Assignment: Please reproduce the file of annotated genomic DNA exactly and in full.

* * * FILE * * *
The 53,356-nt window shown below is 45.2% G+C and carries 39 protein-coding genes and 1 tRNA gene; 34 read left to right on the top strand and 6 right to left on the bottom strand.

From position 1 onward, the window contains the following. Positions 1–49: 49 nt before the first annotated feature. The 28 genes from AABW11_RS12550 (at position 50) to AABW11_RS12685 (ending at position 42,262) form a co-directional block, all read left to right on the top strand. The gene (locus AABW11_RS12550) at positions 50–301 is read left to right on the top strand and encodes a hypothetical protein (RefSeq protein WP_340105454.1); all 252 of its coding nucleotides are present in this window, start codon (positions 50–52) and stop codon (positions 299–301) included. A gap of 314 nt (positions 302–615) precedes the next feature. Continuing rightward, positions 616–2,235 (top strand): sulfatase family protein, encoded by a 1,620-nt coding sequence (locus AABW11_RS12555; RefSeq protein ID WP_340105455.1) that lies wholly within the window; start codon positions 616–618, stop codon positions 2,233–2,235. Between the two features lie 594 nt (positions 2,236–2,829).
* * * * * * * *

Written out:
The 53,356-nt window shown below is 45.2% G+C and carries 39 protein-coding genes and 1 tRNA gene; 34 read left to right on the top strand and 6 right to left on the bottom strand.

From position 1 onward, the window contains the following. Positions 1–49: 49 nt before the first annotated feature. The 28 genes from AABW11_RS12550 (at position 50) to AABW11_RS12685 (ending at position 42,262) form a co-directional block, all read left to right on the top strand. The gene (locus AABW11_RS12550) at positions 50–301 is read left to right on the top strand and encodes a hypothetical protein (RefSeq protein WP_340105454.1); all 252 of its coding nucleotides are present in this window, start codon (positions 50–52) and stop codon (positions 299–301) included. A gap of 314 nt (positions 302–615) precedes the next feature. Continuing rightward, positions 616–2,235 (top strand): sulfatase family protein, encoded by a 1,620-nt coding sequence (locus AABW11_RS12555; RefSeq protein ID WP_340105455.1) that lies wholly within the window; start codon positions 616–618, stop codon positions 2,233–2,235. Between the two features lie 594 nt (positions 2,236–2,829).